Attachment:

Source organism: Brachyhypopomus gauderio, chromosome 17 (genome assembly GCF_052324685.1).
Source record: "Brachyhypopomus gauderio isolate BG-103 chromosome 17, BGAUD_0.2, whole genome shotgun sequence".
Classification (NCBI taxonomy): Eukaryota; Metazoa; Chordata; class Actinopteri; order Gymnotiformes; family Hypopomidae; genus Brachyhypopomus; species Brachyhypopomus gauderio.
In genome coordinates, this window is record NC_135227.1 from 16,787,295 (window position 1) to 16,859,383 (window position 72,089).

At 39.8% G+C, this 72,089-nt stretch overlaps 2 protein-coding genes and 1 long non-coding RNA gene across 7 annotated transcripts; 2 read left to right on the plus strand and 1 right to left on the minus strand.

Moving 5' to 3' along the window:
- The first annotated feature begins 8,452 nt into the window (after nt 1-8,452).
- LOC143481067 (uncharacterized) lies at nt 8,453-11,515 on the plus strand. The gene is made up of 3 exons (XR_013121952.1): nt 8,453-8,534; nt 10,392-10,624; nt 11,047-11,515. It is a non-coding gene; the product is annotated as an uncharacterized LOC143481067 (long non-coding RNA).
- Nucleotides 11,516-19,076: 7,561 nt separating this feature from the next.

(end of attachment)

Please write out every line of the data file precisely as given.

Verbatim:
Source organism: Brachyhypopomus gauderio, chromosome 17 (genome assembly GCF_052324685.1).
Source record: "Brachyhypopomus gauderio isolate BG-103 chromosome 17, BGAUD_0.2, whole genome shotgun sequence".
Classification (NCBI taxonomy): Eukaryota; Metazoa; Chordata; class Actinopteri; order Gymnotiformes; family Hypopomidae; genus Brachyhypopomus; species Brachyhypopomus gauderio.
In genome coordinates, this window is record NC_135227.1 from 16,787,295 (window position 1) to 16,859,383 (window position 72,089).

At 39.8% G+C, this 72,089-nt stretch overlaps 2 protein-coding genes and 1 long non-coding RNA gene across 7 annotated transcripts; 2 read left to right on the plus strand and 1 right to left on the minus strand.

Moving 5' to 3' along the window:
- The first annotated feature begins 8,452 nt into the window (after nt 1-8,452).
- LOC143481067 (uncharacterized) lies at nt 8,453-11,515 on the plus strand. The gene is made up of 3 exons (XR_013121952.1): nt 8,453-8,534; nt 10,392-10,624; nt 11,047-11,515. It is a non-coding gene; the product is annotated as an uncharacterized LOC143481067 (long non-coding RNA).
- Nucleotides 11,516-19,076: 7,561 nt separating this feature from the next.